Pediatric dental sedation: challenges and opportunities.

Nelson TM, Xu Z - Clin Cosmet Investig Dent (2015)

High fidelity mannequin in a state-of-the-art simulation facility.Note: Courtesy of the University of Washington Institute for Simulation and Interprofessional Studies.
© Copyright Policy
Related In: Results  -  Collection

License
Show All Figures
getmorefigures.php?uid=PMC4555969&req=5

f5-ccide-7-097: High fidelity mannequin in a state-of-the-art simulation facility.Note: Courtesy of the University of Washington Institute for Simulation and Interprofessional Studies.
Mentions: Simulation training is increasingly being recognized as an important mechanism for improving health care quality and safety. Basic simulation can be as simple as regularly practicing emergency skills with office staff. Advanced simulation programs provide a means of practicing low frequency events using high-fidelity clinical environments and mannequins that accurately reproduce physiologic conditions (Figure 5). When simulation is incorporated into education it increases knowledge, clinical skills, and judgment more than lecture-only teaching.65,66 Simulation is also thought to be a reliable method of teaching non-emergency sedation skills, such as presedation assessment, and it is becoming an increasingly common adjunct to sedation education programs.67

Bottom Line: To reduce complications, practitioners and regulatory bodies have supported a renewed focus on health care quality and safety.While recently there have been many positive developments in sedation technology, it is now thought that medications used in sedation and anesthesia may have adverse effects on the developing brain.Today, parents and practitioners have become accustomed to children receiving general anesthesia in the outpatient setting.

View Article: PubMed Central - PubMed

Affiliation: Department of Pediatric Dentistry, University of Washington, Seattle, WA, USA.

ABSTRACT
High levels of dental caries, challenging child behavior, and parent expectations support a need for sedation in pediatric dentistry. This paper reviews modern developments in pediatric sedation with a focus on implementing techniques to enhance success and patient safety. In recent years, sedation for dental procedures has been implicated in a disproportionate number of cases that resulted in death or permanent neurologic damage. The youngest children and those with more complicated medical backgrounds appear to be at greatest risk. To reduce complications, practitioners and regulatory bodies have supported a renewed focus on health care quality and safety. Implementation of high fidelity simulation training and improvements in patient monitoring, including end-tidal carbon dioxide, are becoming recognized as a new standard for sedated patients in dental offices and health care facilities. Safe and appropriate case selection and appropriate dosing for overweight children is also paramount. Oral sedation has been the mainstay of pediatric dental sedation; however, today practitioners are administering modern drugs in new ways with high levels of success. Employing contemporary transmucosal administration devices increases patient acceptance and sedation predictability. While recently there have been many positive developments in sedation technology, it is now thought that medications used in sedation and anesthesia may have adverse effects on the developing brain. The evidence for this is not definitive, but we suggest that practitioners recognize this developing area and counsel patients accordingly. Finally, there is a clear trend of increased use of ambulatory anesthesia services for pediatric dentistry. Today, parents and practitioners have become accustomed to children receiving general anesthesia in the outpatient setting. As a result of these changes, it is possible that dental providers will abandon the practice of personally administering large amounts of sedation to patients, and focus instead on careful case selection for lighter in-office sedation techniques.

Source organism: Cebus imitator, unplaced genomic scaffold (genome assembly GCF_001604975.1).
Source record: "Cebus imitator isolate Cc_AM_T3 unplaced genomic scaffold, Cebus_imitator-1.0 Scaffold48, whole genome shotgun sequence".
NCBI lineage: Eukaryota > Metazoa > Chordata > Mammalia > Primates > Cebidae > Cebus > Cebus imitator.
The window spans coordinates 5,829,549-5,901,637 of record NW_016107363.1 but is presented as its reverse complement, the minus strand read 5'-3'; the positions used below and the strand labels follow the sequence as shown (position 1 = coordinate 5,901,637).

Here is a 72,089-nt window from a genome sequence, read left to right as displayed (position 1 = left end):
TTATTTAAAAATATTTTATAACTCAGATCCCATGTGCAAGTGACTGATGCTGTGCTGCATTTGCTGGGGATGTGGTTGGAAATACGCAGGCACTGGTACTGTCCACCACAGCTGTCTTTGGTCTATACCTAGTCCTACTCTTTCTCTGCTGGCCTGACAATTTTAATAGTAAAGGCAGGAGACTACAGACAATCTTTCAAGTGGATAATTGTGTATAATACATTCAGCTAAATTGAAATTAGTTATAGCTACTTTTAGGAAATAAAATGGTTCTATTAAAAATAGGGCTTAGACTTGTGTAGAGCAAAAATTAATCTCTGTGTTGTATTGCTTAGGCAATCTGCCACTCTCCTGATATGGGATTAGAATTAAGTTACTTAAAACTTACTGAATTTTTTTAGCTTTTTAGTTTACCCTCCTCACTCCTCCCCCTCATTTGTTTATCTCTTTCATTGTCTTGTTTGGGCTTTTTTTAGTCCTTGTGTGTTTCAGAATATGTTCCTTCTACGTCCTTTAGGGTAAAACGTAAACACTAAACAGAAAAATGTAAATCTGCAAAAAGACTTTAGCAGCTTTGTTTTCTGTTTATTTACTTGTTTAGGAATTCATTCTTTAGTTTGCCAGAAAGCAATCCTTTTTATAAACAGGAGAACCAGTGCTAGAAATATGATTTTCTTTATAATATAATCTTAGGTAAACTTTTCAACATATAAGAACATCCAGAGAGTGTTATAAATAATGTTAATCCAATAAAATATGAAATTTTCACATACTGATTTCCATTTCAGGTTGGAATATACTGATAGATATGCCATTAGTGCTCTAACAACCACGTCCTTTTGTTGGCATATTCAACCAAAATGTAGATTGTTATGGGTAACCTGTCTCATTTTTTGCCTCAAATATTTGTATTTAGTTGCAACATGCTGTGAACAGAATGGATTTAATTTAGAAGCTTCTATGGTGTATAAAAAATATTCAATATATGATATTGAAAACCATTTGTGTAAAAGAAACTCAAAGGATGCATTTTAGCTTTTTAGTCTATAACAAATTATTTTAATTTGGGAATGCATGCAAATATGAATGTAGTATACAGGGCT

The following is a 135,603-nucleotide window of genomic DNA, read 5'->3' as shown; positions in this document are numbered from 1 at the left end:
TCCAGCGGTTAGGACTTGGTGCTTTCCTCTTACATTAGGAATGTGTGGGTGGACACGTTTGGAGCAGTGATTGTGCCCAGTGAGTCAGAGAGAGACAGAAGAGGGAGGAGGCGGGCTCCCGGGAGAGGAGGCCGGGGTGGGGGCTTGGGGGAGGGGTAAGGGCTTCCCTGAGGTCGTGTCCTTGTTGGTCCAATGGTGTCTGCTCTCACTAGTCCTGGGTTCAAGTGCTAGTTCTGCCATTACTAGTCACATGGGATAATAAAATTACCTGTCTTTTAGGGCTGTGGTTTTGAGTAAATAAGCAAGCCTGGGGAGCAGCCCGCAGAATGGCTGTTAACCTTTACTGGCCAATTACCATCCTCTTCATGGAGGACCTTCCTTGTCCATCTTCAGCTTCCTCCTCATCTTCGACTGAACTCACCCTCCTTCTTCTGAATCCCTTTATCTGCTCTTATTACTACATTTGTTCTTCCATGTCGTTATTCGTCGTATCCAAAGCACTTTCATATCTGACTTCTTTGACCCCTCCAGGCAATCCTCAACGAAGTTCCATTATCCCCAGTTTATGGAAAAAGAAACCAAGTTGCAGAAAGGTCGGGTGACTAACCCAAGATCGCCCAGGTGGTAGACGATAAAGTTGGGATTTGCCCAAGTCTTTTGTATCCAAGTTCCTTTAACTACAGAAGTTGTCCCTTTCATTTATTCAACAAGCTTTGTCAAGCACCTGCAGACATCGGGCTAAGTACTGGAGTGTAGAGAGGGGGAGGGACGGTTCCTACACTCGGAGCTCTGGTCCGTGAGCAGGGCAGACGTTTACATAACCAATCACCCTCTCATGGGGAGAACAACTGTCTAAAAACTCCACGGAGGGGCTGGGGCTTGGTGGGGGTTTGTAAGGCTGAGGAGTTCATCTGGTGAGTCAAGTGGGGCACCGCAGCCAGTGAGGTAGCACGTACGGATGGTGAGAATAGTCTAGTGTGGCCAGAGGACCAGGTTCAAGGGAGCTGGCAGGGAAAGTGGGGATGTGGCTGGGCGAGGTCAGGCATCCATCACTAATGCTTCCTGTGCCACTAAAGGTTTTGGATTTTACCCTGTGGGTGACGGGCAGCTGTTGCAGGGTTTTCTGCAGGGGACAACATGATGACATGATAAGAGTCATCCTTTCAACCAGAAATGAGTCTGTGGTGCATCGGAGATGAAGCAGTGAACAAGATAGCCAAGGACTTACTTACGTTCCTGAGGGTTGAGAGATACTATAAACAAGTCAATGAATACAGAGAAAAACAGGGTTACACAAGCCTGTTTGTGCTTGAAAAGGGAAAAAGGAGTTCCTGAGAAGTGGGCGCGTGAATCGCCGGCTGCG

No MeSH data available.


Related in: MedlinePlus